IVAN CABRERA, CNN METEOROLOGIST: It just unbearably hot. Of course, in the southern hemisphere, as you know, Pauline, we are now supposed to be in fall, autumn, right? It is not happening for our good friends in Perth, in Australia, where temperatures once again are into the 30s Celsius. We're talking temperatures into the 90s at times, approaching 100 degrees, just unbearable. And on top of that, it has not rained in Perth, in Western Australia, since the day before my birthday, February 1st.

And we are hoping for some rain. We are hoping for some cool weather. We're hoping for fall to arrive. It's not going to happen as long as this area of high pressure is down here because we're talking about those hot northeasterly winds that are going to continue with us there in Perth.

So, not looking good if you're looking for a hot vacation this is your place, really, temperatures in the mid-30s, unbearable stuff here. Twenty-nine should be our typical temperature in Perth, Australia.

And there, of course, we are talking about autumn. Let's switch to the month that brings us all kinds of weather, we're talking winter, blizzards in the northern tier of the United States, tornadoes down to the south of it. Chelsea, Wisconsin, 30 centimeters.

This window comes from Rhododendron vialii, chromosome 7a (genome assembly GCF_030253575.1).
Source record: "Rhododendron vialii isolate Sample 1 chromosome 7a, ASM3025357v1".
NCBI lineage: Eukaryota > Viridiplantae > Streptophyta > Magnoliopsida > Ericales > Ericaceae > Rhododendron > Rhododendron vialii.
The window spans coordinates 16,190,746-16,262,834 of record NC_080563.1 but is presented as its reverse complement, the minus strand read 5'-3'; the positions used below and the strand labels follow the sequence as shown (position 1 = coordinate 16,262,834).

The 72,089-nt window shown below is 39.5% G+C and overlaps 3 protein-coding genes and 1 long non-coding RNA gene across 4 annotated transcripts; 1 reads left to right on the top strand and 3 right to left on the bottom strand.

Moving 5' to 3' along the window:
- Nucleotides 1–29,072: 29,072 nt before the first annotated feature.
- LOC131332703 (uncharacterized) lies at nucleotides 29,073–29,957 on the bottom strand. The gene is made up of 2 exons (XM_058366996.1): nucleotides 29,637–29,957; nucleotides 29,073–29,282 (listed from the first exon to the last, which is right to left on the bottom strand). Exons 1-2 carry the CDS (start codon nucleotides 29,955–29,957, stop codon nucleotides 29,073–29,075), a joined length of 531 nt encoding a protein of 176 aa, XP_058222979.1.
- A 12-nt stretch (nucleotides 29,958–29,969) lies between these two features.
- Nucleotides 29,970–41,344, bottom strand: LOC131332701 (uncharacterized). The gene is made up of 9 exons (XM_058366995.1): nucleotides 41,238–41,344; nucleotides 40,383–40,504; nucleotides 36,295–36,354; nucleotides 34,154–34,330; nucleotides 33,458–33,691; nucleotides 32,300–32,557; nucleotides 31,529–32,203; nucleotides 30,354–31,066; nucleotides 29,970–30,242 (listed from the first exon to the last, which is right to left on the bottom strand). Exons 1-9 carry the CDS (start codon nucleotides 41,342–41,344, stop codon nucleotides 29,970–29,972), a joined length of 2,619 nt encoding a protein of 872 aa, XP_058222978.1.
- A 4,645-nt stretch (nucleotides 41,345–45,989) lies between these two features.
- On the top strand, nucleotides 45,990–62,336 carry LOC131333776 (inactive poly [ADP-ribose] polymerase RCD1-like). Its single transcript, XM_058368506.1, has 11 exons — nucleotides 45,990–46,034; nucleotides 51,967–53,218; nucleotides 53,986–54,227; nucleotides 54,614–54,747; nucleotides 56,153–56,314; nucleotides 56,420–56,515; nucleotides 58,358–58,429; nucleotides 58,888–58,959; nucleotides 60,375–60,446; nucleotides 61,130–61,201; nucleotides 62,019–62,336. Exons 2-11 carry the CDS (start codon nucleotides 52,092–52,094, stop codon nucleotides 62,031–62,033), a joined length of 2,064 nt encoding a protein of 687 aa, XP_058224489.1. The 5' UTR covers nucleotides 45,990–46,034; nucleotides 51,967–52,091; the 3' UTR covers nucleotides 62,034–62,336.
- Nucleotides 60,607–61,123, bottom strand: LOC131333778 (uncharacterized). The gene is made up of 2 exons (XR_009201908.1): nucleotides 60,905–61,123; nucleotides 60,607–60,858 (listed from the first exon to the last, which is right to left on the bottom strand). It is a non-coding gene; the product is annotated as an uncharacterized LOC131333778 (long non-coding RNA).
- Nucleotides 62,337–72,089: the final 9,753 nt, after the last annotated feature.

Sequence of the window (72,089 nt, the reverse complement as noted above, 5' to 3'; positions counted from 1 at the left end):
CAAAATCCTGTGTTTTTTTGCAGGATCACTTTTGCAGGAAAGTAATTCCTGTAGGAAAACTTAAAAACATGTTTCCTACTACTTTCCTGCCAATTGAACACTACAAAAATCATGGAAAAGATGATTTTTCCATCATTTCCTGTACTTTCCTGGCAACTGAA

Do we have pictures of the damage that has been caused across the Mississippi Valley into Tennessee Valley? There with significant straight-line winds coming in, barreling through. National Weather Service crews will be out there surveying the damage, perhaps even some rotation with some of those thunderstorms.

And then on the backside of it, snow has been underway. Oh, my goodness. These poor folks are shoveling snow, Pauline Chiou, in almost April here. But that's the good thing about snow in March, right, it will begin to melt rather soon here.

So, Charles and Pauline, we'll hopefully be doing that rather soon. Folks are weary of the winter in the north. But here in the south, it's been fantastic. No complaints.

CHIOU: Yes. Enjoy it. But thank goodness for those snow blowers up north. You can't live without those.

CABRERA: Got to have them.

CHIOU: All right. Thanks so much, Ivan. Charles, back to you in London.

CABRERA: Yes. And now, Germany Deutsche Boerse says its pending merger with the New York Stock Exchange will not reverse its effected revenues. In fact, it's forecasting that its revenues may rise by as much as 10 percent this year. The tie-up will create the world's biggest stock exchange group.

So, what does that mean for the future of trading NYSE style?

Alison Kosik reports.


ALISON KOSIK, CNN CORRESPONDENT (voice-over): At the New York Stock Exchange, the traditions are the same.

But the business of how stocks are traded has changed.